His Own Devices
Douglas Wynne
Promethean (2021)
Reviewed by Andrew Byers

Jessica Ritter has her hands full caring for her ten-year-old son Gavin while her husband Matt is deployed to Afghanistan. Gavin’s a good kid, and is certainly technologically savvy, though like a lot of parents, Jessica worries about balancing Gavin’s screen time, his isolation during the summer months, and his passion for a new game (Rainblocks) developed by Gavin’s favorite YouTube influencer, Rainbow Dave. Dave is a pretty wholesome figure in Gavin’s life: his multi-colored Mohawk and cheery, kid-friendly persona have won him millions of fans. But Jessica grows concerned that Gavin is hiding something about his new game, and worries that maybe Rainbow Dave is not quite the innocent, dorky game developer he appears. It soon becomes apparent that Dave himself is the pawn of sinister, shadowy forces seeking to cause havoc, with truly existential implications for Gavin and Jessica.

I came to Wynne’s work having read just a single novella in his SPECTRA Files series, which blends real-world occultism with Lovecraftian horror, and was hoping for more of the same. I wasn’t disappointed. While I would describe His Own Devices as a technothriller, it has clear horror elements, and an ambiguous element that could be supernatural (I think that ambiguity is one of the novel’s strengths). Wynne seamlessly blends postmodern technology with real-world occultism. There’s just enough here about John Dee, Edward Kelley, Enochian, and the demon Choronzon (with ties to Crowley and other esoteric elements) to whet your appetite without getting bogged down in minutia. While the story of His Own Devices wraps up satisfyingly, there are enough unresolved elements here that I’d very much like to see developed further.

Wynne is a marvelously naturalistic writer who has crafted a set of characters that seems fully realized, with perspectives from Rainbow Dave, Jessica, Gavin, and Gavin’s computer teacher, Mr. Strauss. These are all eminently relatable characters (including Dave, whose mental health spirals down precipitously during the course of the novel). It’s clear that Wynne writes from experience, especially with regard to parenting children today and worrying about how they interact with technology. Wynne managed to draw me into these characters’ lives, their hopes, their fears, their day-to-day stresses in a way that few other authors are able. It may be trite to say, but Wynne’s characters genuinely seem to “come alive,” and that’s probably his clearest strength as a writer.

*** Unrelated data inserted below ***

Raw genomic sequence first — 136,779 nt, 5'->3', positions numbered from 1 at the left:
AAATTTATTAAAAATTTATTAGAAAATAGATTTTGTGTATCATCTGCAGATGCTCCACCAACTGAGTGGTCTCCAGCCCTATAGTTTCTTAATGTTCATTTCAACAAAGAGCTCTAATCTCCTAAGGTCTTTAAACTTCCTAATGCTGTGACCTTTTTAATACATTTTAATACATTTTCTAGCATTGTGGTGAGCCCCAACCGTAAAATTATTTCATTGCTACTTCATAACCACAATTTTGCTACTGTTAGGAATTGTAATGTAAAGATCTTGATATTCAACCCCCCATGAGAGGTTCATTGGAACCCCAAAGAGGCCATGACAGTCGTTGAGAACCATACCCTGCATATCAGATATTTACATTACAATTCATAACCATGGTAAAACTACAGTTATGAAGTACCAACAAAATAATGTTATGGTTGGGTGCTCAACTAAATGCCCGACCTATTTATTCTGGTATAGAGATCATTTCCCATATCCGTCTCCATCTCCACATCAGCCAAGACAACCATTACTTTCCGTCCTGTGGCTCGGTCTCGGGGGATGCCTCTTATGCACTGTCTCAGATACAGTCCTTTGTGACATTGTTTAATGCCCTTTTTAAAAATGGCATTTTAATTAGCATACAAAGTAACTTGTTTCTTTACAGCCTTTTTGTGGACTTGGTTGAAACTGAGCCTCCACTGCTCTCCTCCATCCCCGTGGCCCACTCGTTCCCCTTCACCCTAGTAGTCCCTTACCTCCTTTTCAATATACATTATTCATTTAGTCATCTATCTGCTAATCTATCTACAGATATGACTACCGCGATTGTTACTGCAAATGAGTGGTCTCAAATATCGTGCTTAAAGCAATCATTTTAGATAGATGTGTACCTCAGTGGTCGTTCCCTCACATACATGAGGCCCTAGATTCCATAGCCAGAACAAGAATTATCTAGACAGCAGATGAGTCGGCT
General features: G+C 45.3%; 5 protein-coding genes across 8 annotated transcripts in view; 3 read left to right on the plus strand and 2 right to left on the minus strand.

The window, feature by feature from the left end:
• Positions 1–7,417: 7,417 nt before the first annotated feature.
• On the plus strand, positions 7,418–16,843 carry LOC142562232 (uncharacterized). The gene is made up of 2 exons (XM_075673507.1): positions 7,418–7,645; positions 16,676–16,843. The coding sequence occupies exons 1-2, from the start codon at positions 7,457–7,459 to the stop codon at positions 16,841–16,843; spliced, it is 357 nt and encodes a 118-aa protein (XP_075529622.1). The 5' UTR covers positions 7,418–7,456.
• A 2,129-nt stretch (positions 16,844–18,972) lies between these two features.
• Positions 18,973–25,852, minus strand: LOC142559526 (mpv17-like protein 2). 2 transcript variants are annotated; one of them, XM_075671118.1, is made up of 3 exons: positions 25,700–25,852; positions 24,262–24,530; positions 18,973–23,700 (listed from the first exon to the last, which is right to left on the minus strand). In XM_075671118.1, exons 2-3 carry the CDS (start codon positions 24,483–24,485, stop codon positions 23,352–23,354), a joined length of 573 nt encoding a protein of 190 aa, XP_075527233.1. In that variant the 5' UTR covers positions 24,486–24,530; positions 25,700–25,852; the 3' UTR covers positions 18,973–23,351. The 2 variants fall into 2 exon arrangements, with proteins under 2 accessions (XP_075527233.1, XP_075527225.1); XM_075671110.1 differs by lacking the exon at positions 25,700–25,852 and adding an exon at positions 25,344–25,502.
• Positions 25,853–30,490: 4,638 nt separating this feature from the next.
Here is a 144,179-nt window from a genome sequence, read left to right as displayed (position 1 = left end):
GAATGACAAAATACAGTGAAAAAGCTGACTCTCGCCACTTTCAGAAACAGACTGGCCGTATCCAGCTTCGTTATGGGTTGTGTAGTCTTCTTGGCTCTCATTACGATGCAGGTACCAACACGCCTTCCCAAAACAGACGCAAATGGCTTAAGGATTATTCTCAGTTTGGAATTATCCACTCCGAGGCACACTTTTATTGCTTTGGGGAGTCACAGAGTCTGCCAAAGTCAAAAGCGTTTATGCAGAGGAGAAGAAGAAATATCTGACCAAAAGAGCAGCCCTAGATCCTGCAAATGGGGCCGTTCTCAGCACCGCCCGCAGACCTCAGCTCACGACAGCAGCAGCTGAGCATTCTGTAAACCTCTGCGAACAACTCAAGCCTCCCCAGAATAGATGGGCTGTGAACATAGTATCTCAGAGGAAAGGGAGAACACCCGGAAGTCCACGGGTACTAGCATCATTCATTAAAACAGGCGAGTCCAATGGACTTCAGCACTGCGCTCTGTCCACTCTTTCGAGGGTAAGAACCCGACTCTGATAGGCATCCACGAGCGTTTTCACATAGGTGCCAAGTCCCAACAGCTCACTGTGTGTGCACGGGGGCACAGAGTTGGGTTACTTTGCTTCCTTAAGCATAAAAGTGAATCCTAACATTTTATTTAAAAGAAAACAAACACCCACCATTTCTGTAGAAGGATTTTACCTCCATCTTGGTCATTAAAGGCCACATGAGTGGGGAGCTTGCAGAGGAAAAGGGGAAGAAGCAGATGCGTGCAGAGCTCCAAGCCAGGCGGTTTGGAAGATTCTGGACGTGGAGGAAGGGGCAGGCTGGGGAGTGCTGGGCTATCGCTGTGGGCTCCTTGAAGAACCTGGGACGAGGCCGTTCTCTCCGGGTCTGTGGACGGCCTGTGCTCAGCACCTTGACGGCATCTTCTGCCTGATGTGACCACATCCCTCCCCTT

I would be remiss if I didn’t mention that Wynne has written a prequel novella to His Own Devices entitled Random Access that is available free from his website. It was written after His Own Devices, and Wynne suggests reading it after the novel; having read Random Access—an excellent read in its own right—I agree that it’s probably best to read that second. It does a great job of providing the backstory for Rainbow Dave, more on the Black Flock, and generally enriches the story, but I don’t think you should read it prior to His Own Devices.

Highly recommended. If you’re already familiar with Wynne’s previous work, you already understand his strengths as a writer. If, like me, you’re newer to Wynne’s work, you’ll definitely want to check this one out. I’m putting Douglas Wynne on my (short) list of must-read writers.